Sedating antihistamines effect is related to
Patients suffering from seasonal allergic rhinitis and urticaria frequently use higher doses.
We therefore believe that warnings about antihistamines' possible adverse effects on driving and other potentially dangerous activities should not be waived for the 2nd generation drugs.
Their prescription-event monitoring study demonstrated that 2nd generation antihistamines differ in their potential to produce sedation.
The odds ratios for the incidence of sedation were 0.63 for fexofenadine, 2.79 for acrivastine and 3.53 for cetirizine compared with loratadine.
The 2nd generation antihistamines were less soluble in lipid and thus less readily penetrated the blood brain barrier.
When given to man in oral therapeutic doses terfenadine produced about 17% H1 receptor occupancy in the frontal lobe whereas the 1st generation antihistamine chlorpheneramine produced about 77% occupancy1.
BMJ 2000; 320: 1184-1186 4 O'Hanlon JF, Ramaekers JG.
Many sedating antihistamines do not require a doctor's prescription.However there is no reason to believe that all 'non- sedating' antihistamines possess exactly the same low tendency to cross the blood brain barrier.The study by Mann et al 3 nicely illustrates this point of view.That means you can control your symptoms with only 1 or 2 doses each day compared with older medications, which usually require doses every 4 to 6 hours to maintain their effectiveness.The newer antihistamines are available only by prescription.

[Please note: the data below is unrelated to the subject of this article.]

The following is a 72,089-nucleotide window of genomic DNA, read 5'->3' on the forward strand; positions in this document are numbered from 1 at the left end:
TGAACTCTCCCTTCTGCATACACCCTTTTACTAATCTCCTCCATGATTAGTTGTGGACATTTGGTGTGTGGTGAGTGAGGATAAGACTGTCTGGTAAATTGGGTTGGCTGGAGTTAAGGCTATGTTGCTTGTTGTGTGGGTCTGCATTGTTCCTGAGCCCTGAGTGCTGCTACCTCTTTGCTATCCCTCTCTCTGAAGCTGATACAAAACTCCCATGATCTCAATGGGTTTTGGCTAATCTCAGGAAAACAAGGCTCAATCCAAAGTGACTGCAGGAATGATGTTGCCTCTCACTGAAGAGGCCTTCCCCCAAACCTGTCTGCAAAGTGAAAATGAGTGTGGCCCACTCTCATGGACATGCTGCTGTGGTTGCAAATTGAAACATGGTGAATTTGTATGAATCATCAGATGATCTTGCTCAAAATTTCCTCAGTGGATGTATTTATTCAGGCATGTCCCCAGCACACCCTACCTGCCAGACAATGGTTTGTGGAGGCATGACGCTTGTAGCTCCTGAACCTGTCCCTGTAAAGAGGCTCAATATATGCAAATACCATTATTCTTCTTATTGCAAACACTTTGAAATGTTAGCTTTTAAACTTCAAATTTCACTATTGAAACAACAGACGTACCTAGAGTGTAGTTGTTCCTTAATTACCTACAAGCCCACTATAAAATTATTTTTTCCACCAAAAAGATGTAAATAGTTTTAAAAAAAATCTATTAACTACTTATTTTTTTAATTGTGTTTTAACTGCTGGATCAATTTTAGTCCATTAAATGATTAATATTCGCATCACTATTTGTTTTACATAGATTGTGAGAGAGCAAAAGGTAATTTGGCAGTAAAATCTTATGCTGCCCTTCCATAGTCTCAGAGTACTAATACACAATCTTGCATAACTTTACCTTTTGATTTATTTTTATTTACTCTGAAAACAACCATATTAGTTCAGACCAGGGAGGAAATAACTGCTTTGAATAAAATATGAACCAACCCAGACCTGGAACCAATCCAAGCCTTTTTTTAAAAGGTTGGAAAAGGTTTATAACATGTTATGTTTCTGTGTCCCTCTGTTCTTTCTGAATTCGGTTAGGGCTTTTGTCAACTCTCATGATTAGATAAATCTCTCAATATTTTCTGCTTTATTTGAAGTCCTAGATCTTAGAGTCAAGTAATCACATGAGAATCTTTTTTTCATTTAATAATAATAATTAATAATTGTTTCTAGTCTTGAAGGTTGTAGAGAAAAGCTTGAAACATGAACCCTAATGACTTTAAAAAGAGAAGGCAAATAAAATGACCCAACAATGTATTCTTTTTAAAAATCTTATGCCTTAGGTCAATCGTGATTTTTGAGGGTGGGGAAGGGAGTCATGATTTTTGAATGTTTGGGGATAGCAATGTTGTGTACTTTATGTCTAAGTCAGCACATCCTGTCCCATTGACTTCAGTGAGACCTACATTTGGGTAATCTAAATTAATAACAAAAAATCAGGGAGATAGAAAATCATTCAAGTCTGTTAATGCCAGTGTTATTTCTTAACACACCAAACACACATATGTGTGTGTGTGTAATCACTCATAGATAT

Relationship between occupation of cerebral H1 receptors and sedative properties of antihistamines. Arzneimittelforschung 1982; 32: 1171-1173 3 Mann RD, Pearce GL, Dunn N, Shakir S.